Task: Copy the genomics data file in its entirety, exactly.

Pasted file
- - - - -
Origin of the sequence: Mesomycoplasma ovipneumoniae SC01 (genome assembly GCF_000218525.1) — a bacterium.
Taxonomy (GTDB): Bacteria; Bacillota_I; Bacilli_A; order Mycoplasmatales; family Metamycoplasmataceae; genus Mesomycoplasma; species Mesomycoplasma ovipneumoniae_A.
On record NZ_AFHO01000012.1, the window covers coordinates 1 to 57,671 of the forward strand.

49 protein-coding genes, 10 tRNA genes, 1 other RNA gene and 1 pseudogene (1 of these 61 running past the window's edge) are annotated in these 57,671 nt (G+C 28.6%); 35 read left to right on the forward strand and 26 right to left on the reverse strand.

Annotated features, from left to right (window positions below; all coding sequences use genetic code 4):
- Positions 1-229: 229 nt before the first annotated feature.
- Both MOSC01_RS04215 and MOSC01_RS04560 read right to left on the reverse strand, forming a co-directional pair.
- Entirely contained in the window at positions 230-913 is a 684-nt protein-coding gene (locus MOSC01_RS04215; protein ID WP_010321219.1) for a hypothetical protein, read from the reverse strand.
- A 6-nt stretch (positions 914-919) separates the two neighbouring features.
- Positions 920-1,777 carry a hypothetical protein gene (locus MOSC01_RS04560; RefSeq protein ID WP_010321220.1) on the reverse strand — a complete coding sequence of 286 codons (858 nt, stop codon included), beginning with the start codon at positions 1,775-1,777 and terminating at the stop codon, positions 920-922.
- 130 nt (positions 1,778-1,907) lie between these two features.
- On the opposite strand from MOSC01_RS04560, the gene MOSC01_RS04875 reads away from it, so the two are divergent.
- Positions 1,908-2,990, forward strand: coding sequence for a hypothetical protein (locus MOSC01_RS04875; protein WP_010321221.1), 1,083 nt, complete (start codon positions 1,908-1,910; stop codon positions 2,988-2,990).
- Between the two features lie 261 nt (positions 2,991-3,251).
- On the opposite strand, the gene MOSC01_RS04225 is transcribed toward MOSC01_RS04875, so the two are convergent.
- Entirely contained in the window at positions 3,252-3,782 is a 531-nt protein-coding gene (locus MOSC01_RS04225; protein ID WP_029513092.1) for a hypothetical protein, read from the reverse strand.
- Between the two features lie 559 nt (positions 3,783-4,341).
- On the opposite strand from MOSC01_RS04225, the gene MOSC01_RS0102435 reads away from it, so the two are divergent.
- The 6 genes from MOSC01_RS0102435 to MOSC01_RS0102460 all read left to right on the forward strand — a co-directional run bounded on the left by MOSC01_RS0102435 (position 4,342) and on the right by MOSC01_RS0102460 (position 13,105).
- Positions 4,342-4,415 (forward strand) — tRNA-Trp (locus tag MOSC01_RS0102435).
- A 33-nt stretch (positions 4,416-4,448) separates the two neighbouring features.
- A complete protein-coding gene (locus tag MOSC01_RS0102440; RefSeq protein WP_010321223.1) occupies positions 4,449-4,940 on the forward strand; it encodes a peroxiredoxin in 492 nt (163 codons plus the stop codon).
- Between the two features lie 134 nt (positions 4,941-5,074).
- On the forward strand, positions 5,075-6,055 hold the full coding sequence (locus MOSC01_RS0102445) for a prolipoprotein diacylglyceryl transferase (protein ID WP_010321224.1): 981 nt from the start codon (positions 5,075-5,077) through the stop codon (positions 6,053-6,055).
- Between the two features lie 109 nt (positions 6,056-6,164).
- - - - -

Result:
Origin of the sequence: Mesomycoplasma ovipneumoniae SC01 (genome assembly GCF_000218525.1) — a bacterium.
Taxonomy (GTDB): Bacteria; Bacillota_I; Bacilli_A; order Mycoplasmatales; family Metamycoplasmataceae; genus Mesomycoplasma; species Mesomycoplasma ovipneumoniae_A.
On record NZ_AFHO01000012.1, the window covers coordinates 1 to 57,671 of the forward strand.

49 protein-coding genes, 10 tRNA genes, 1 other RNA gene and 1 pseudogene (1 of these 61 running past the window's edge) are annotated in these 57,671 nt (G+C 28.6%); 35 read left to right on the forward strand and 26 right to left on the reverse strand.

Annotated features, from left to right (window positions below; all coding sequences use genetic code 4):
- Positions 1-229: 229 nt before the first annotated feature.
- Both MOSC01_RS04215 and MOSC01_RS04560 read right to left on the reverse strand, forming a co-directional pair.
- Entirely contained in the window at positions 230-913 is a 684-nt protein-coding gene (locus MOSC01_RS04215; protein ID WP_010321219.1) for a hypothetical protein, read from the reverse strand.
- A 6-nt stretch (positions 914-919) separates the two neighbouring features.
- Positions 920-1,777 carry a hypothetical protein gene (locus MOSC01_RS04560; RefSeq protein ID WP_010321220.1) on the reverse strand — a complete coding sequence of 286 codons (858 nt, stop codon included), beginning with the start codon at positions 1,775-1,777 and terminating at the stop codon, positions 920-922.
- 130 nt (positions 1,778-1,907) lie between these two features.
- On the opposite strand from MOSC01_RS04560, the gene MOSC01_RS04875 reads away from it, so the two are divergent.
- Positions 1,908-2,990, forward strand: coding sequence for a hypothetical protein (locus MOSC01_RS04875; protein WP_010321221.1), 1,083 nt, complete (start codon positions 1,908-1,910; stop codon positions 2,988-2,990).
- Between the two features lie 261 nt (positions 2,991-3,251).
- On the opposite strand, the gene MOSC01_RS04225 is transcribed toward MOSC01_RS04875, so the two are convergent.
- Entirely contained in the window at positions 3,252-3,782 is a 531-nt protein-coding gene (locus MOSC01_RS04225; protein ID WP_029513092.1) for a hypothetical protein, read from the reverse strand.
- Between the two features lie 559 nt (positions 3,783-4,341).
- On the opposite strand from MOSC01_RS04225, the gene MOSC01_RS0102435 reads away from it, so the two are divergent.
- The 6 genes from MOSC01_RS0102435 to MOSC01_RS0102460 all read left to right on the forward strand — a co-directional run bounded on the left by MOSC01_RS0102435 (position 4,342) and on the right by MOSC01_RS0102460 (position 13,105).
- Positions 4,342-4,415 (forward strand) — tRNA-Trp (locus tag MOSC01_RS0102435).
- A 33-nt stretch (positions 4,416-4,448) separates the two neighbouring features.
- A complete protein-coding gene (locus tag MOSC01_RS0102440; RefSeq protein WP_010321223.1) occupies positions 4,449-4,940 on the forward strand; it encodes a peroxiredoxin in 492 nt (163 codons plus the stop codon).
- Between the two features lie 134 nt (positions 4,941-5,074).
- On the forward strand, positions 5,075-6,055 hold the full coding sequence (locus MOSC01_RS0102445) for a prolipoprotein diacylglyceryl transferase (protein ID WP_010321224.1): 981 nt from the start codon (positions 5,075-5,077) through the stop codon (positions 6,053-6,055).
- Between the two features lie 109 nt (positions 6,056-6,164).